Review: A refreshing take on ‘Cyrano’ at Fountain Theatre
by Philip Brandes
Texting and email may have replaced quill and ink in “Cyrano” — Stephen Sachs’ contemporary re-envisioning of Edmond Rostand‘s classic drama — but the problematic nature of communication remains a constant. If anything, the theme gains new dimension and impact through the collision of hearing, deaf and online cultures in this inspired and inspiring adaptation’s debut co-production from the Fountain Theatre and Deaf West Theatre companies.
Performed simultaneously in spoken dialogue and American Sign Language by a mixed ensemble of hearing and deaf actors, Sachs’ moving adaptation transposes Rostand’s archetypal heroic outsider into a gifted coffeehouse poet whose inferiority complex is rooted in his deafness rather than his perfectly normal nose. Troy Kotsur excels as this modern Cyrano, who fears that talking with his hands poses an unbridgeable gulf between himself and Roxy (Erinn Anova) the hearing-only poetry fan he worships from afar. Learning that his beloved is in turn infatuated with his rock musician brother, Chris (Paul Raci), who has always been his “voice” in the hearing world, Cyrano returns the favor by composing romantic texts and emails to Roxy on Chris’ behalf (smartly rendered in videography by Jeffrey Elias Teeter).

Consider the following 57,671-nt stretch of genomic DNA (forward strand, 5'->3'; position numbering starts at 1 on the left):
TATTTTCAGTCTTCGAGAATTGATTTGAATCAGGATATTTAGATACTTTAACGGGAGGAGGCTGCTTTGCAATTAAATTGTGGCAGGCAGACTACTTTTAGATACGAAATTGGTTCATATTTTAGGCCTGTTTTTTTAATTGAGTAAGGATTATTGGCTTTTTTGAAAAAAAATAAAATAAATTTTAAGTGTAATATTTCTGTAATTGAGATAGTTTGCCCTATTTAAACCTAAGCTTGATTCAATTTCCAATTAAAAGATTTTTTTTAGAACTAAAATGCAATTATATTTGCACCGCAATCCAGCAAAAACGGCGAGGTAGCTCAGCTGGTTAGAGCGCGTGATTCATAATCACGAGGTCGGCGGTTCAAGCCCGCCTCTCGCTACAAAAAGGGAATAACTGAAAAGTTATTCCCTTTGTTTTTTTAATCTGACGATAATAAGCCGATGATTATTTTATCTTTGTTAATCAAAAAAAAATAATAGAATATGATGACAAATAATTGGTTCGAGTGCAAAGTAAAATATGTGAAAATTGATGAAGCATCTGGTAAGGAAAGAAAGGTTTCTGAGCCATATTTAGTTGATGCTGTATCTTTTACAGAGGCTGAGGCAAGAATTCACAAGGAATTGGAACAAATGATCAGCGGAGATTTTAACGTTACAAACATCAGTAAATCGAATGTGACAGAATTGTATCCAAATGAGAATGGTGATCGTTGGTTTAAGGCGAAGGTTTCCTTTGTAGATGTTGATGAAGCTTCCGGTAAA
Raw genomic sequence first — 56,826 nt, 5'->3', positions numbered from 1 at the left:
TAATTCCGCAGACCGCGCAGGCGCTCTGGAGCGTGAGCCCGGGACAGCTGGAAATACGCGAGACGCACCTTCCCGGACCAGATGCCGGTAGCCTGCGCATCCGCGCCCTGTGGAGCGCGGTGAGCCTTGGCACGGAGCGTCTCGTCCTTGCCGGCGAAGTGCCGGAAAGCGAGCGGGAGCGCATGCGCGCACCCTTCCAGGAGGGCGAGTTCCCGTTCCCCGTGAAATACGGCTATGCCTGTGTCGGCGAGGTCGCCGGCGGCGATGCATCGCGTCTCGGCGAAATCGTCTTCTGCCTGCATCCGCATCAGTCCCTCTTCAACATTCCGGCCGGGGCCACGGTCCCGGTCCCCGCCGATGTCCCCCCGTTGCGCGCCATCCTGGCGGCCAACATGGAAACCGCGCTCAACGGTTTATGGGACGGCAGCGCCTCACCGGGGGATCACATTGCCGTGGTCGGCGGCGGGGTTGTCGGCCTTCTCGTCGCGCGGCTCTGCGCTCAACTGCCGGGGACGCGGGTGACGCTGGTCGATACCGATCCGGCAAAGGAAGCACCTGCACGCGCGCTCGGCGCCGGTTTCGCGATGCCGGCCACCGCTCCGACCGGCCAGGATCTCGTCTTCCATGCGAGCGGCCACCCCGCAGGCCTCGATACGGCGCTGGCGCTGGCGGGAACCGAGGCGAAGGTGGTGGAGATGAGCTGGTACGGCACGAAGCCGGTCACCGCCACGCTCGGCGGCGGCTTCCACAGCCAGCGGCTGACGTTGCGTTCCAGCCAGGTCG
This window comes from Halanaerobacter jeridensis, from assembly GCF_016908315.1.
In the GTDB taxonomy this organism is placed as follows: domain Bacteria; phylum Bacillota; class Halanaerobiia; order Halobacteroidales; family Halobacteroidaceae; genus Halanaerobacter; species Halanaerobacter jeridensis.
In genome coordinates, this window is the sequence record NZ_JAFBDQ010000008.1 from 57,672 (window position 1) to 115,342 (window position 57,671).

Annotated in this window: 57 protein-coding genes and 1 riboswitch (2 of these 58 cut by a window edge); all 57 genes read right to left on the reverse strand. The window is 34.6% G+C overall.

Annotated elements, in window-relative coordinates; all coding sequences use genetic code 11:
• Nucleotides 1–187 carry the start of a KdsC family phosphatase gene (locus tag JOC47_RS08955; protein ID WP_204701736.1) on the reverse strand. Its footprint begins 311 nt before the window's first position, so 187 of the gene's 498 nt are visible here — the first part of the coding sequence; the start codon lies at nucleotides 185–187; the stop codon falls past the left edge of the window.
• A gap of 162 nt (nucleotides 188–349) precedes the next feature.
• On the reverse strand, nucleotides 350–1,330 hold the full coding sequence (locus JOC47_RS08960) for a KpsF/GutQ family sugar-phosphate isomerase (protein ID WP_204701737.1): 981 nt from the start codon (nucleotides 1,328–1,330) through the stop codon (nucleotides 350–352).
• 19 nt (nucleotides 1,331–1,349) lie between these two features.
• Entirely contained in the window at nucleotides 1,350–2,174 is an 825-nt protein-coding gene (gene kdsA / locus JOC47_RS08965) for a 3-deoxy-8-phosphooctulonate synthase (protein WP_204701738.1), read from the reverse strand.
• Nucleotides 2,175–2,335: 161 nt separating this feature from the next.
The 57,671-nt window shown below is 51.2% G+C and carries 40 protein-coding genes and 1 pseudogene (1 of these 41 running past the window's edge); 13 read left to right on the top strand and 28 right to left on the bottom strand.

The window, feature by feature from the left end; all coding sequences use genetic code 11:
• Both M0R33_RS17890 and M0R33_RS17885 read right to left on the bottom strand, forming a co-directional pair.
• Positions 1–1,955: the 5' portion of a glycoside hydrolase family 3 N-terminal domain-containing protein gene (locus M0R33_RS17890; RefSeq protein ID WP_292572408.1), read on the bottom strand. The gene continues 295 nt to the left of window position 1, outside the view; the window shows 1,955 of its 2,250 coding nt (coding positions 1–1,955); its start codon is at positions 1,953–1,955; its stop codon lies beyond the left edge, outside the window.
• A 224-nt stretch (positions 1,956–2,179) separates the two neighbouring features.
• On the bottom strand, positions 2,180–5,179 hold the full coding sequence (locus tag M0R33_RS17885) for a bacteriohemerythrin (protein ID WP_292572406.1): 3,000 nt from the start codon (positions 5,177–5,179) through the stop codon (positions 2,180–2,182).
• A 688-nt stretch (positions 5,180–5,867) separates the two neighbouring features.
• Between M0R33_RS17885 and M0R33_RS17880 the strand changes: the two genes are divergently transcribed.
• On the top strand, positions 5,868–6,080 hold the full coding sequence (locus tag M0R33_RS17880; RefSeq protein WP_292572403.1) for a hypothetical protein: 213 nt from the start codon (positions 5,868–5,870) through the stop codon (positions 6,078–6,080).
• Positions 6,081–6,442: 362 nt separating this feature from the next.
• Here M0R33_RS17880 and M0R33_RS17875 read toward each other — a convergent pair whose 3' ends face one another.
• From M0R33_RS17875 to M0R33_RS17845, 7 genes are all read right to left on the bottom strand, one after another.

Sachs’ adaptation skillfully maps Rostand’s principals to their updated versions. Torn between pride and loneliness, Kotsur’s Cyrano resists identifying with either the hearing or deaf communities — or the modern world, for that matter — and evokes the heartbreaking weight of the realization that self-sacrificing vicarious passion is not all it’s cracked up to be. Raci is by turns hilarious and poignant as clueless loser Chris, and Anova invests Roxy with the sensitivity and sense of isolation she unknowingly shares with Cyrano.
The few arguable limitations here lie in adhering a bit too faithfully to some creakier aspects of Rostand’s original (particularly the opening brawling sequence), but the performances quickly catch fire in Simon Levy’s well-paced and precisely focused staging. Besides offering a refreshing take on a classic, the signed/spoken presentation offers hearing folks the opportunity to appreciate sign language’s unique emotional expressiveness.